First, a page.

With more than 40 years as an artist, and a slew of accolades and trophies honouring his work, Mananquil also became either a member or affiliate of many associations such as the Society of Philippine Illustrators & Cartoonists (SPIC), grUPo (Artists from U.P.), and Art Association of the Philippines (AAP), among many others. Notably, he was among the recipients of the Queen Elizabeth II Diamond Jubilee Medal in 2012; and was one (for Visual Arts) of the five recipients of the ASNA Award trophy and certificate, the highest and most prestigious award to outstanding Pangasinenses given personally by Governor Amado Espino at the highlight presentation ceremonies of the 433rd Founding Anniversary of Pangasinan in 2013. In that same year, he was given a Plaque of Recognition and Conferment of the title ‘Maestro’ through the
Philippine Department of Foreign Affairs by Ambassador Leslie Gatan and then -Toronto Consul General Junever Mahilum-West, during the formal opening of the 25th Anniversary Art Exhibition of the PAG. His career may have taken a turn into a new direction once he migrated here, but the success still followed him, and his passion remained unceasing, “I always love my mother country. And I always miss living in my country,” Mananquil stated. “All my life I really wanted to be an artist.” Sabi ko nga sa nanay ko either I take art or I don’t go to school. And in a way, I was able to prove to them that I was right,” he said, with the only tinge of wonder where his career would have taken him if he had stayed behind in the Philippines. Yet, in exchange for what he sacrificed, he also had much to gain.
Being in Canada now, he is grateful nevertheless, “Sabi ko nga sa wife ko, if we stayed in Philippines, baka byuda ka na ngayon. O kaya meron ka nang ibang asawa (laughs) binibiro ko sya kasi syempre pag nawala ako, and she was still young, baka maligawan,” he commented, explaining away his health issues of undergoing heart bypass surgery back in 2004. He also suffers from poor eyesight, “I am glad I am still able to paint, pero hindi na kasing bilis noon. Hindi kagaya noon maliwanag lahat. Ngayon medyo nahihirapan ako,” he admitted. Today, Maestro Mananquil spends his time with his wife and big family, enjoying the simpler pleasures in life, and of course, you will find him in his basement studio, “Sabi ko hanggang kaya ko, I will paint.” Spring 2016 Kubo Magazine 19
Look for Someone You Trust By Jane Taguicana Low fees and a competitive exchange rate are reasons cited by the husband-and-wife team of Alejandro and Magdalena Geron in choosing a money transfer operator. They have been sending money to their son Ronald in the Philippines monthly since moving to Toronto 12 years ago. So far, so good. Once the money is sent and a control number has been received by Ronald, he goes to the nearest pawnshop to receive the transfer. About four years ago, Ronald accepted a balikbayan box without noticing that there has been a slash over the tape used by the cargo company. Once he opened it, most of the canned goods were gone. “You can push the box down and feel it’s about a third empty,” Magdalena recalls.“Look for someone you trust,” she warns many, to make sure they use a reliable and reputable company. Although both of them rely heavily on friends’ recommendation, they also want others to check that the businesses you choose are registered (Check Financial Transactions and Report Analysis Centre of Canada or go to www.fintrac.gc.ca) and compare the rates against other services. Below are profiles of two businesses dealing with money transfer and cargo:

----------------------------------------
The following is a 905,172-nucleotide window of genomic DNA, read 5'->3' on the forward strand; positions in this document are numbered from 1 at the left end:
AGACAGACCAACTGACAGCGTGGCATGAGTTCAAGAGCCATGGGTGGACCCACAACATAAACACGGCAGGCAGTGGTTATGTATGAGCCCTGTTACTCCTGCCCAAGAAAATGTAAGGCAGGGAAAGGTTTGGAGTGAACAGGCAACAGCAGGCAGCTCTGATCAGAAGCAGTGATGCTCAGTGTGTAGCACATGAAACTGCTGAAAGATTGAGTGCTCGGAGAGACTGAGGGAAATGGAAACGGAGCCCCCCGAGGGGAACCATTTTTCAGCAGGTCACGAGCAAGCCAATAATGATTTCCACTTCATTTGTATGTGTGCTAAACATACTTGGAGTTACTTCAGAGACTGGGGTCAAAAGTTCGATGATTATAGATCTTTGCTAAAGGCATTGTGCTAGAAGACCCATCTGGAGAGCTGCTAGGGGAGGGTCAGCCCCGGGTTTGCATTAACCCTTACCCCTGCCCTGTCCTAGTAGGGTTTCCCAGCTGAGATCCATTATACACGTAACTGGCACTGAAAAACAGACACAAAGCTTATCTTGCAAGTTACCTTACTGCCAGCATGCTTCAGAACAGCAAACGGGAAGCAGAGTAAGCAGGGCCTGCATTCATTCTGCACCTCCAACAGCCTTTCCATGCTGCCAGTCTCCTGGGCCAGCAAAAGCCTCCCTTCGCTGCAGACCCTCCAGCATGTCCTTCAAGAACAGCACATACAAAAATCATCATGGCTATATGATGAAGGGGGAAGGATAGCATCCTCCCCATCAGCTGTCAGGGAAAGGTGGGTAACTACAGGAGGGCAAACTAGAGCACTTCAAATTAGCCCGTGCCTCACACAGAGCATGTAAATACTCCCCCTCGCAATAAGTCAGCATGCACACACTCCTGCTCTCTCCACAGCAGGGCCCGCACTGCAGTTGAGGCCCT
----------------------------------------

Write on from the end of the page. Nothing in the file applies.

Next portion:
Rafael Policarpio LBC Mundial Cargo Corp How long has LBC been in the business?
Over 60 years in the industry. And how long has it been in Canada? Over 15 years in Vancouver and five years here in Toronto.
What type of service/s do you provide?
We do door-to-door balikbayan boxes, both by sea and or air cargo. We do air parcels and documents.
How long does it take for the boxes to get to the recipient?
From Vancouver approximately 30 days by sea and by air is 7 to 10 days. From Toronto about 50 days by sea and our air is also 7 to 10 days but we have twice weekly service by air out of Toronto.
Can you provide the price/s?
Prices are available at our box outlets and or air cargo agents. You can also call our customer call centre team who is available 24/7 for prices and/or any questions the customer may have.
Or if you can’t, how about the range?
Prices range from as low as $50 Cdn to Metro Manila by sea for our small box. We also have for example $15 Cdn for documents up to 1 Lb to Metro Manila .
Are there any guarantees on the boxes sent?
No, we do have an air product which we call BB15, balikbayan box 15 days. If it does not get delivered in 15 days, your next BB15 is free of charge. 15 days count is based on cut offs as explained to the customer before shipping.
What sets you apart from other cargo services?
LBC has this vision to give our 3C’s and 1H, which stands for convenient, clear and certain service to our customer and reinforced by a very helpful LBC attitude. Continued on page 22
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Manuel Arnaldo PNB Remittance Company (Canada) How long has PNB Remittance been in the business?
PNB has been in the money transfer business since it started as a government bank. PNB opened its wholly-owned subsidiary, PNB Remittance in the U.S., in 1990. The U.S. company opened its subsidiary, PNB Remittance Canada in 2000.
What type of service/s do you provide?
We do Money Transfer to the Philippines and to other countries in tie up with Western Union and other international remittance companies. We also provide account opening assistance to SSS pensioners and those who want to open an account with PNB in the Philippines. We also offer other remittance products such as a Peso Money Card, which we call our “Global Filipino Card” (GFC). Our GFC is a prepaid card which is used like any peso ATM card in the Philippines.
How long does it take for the money to get to the recipient?